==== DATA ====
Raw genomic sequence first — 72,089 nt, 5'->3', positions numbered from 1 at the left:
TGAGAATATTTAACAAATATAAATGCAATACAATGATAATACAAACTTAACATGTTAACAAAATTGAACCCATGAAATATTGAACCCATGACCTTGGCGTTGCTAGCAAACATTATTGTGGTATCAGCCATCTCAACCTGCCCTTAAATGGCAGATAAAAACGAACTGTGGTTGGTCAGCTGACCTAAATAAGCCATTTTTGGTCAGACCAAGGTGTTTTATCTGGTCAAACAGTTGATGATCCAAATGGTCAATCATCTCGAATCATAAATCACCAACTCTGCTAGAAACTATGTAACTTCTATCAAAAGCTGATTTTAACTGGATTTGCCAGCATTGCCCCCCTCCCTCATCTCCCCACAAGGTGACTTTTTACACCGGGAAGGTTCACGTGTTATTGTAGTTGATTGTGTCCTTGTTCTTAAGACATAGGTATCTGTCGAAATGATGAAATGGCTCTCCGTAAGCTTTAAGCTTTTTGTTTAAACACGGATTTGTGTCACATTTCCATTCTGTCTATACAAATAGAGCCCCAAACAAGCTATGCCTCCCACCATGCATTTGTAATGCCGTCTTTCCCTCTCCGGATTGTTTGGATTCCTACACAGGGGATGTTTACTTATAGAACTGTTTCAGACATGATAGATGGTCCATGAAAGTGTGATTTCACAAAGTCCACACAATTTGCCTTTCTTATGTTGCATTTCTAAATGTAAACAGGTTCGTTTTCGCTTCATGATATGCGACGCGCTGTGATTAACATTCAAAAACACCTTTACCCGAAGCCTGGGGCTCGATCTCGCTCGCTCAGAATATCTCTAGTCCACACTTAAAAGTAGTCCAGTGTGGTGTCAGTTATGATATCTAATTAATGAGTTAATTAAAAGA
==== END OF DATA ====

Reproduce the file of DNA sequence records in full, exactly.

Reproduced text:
Raw genomic sequence first — 72,089 nt, 5'->3', positions numbered from 1 at the left:
TGAGAATATTTAACAAATATAAATGCAATACAATGATAATACAAACTTAACATGTTAACAAAATTGAACCCATGAAATATTGAACCCATGACCTTGGCGTTGCTAGCAAACATTATTGTGGTATCAGCCATCTCAACCTGCCCTTAAATGGCAGATAAAAACGAACTGTGGTTGGTCAGCTGACCTAAATAAGCCATTTTTGGTCAGACCAAGGTGTTTTATCTGGTCAAACAGTTGATGATCCAAATGGTCAATCATCTCGAATCATAAATCACCAACTCTGCTAGAAACTATGTAACTTCTATCAAAAGCTGATTTTAACTGGATTTGCCAGCATTGCCCCCCTCCCTCATCTCCCCACAAGGTGACTTTTTACACCGGGAAGGTTCACGTGTTATTGTAGTTGATTGTGTCCTTGTTCTTAAGACATAGGTATCTGTCGAAATGATGAAATGGCTCTCCGTAAGCTTTAAGCTTTTTGTTTAAACACGGATTTGTGTCACATTTCCATTCTGTCTATACAAATAGAGCCCCAAACAAGCTATGCCTCCCACCATGCATTTGTAATGCCGTCTTTCCCTCTCCGGATTGTTTGGATTCCTACACAGGGGATGTTTACTTATAGAACTGTTTCAGACATGATAGATGGTCCATGAAAGTGTGATTTCACAAAGTCCACACAATTTGCCTTTCTTATGTTGCATTTCTAAATGTAAACAGGTTCGTTTTCGCTTCATGATATGCGACGCGCTGTGATTAACATTCAAAAACACCTTTACCCGAAGCCTGGGGCTCGATCTCGCTCGCTCAGAATATCTCTAGTCCACACTTAAAAGTAGTCCAGTGTGGTGTCAGTTATGATATCTAATTAATGAGTTAATTAAAAGA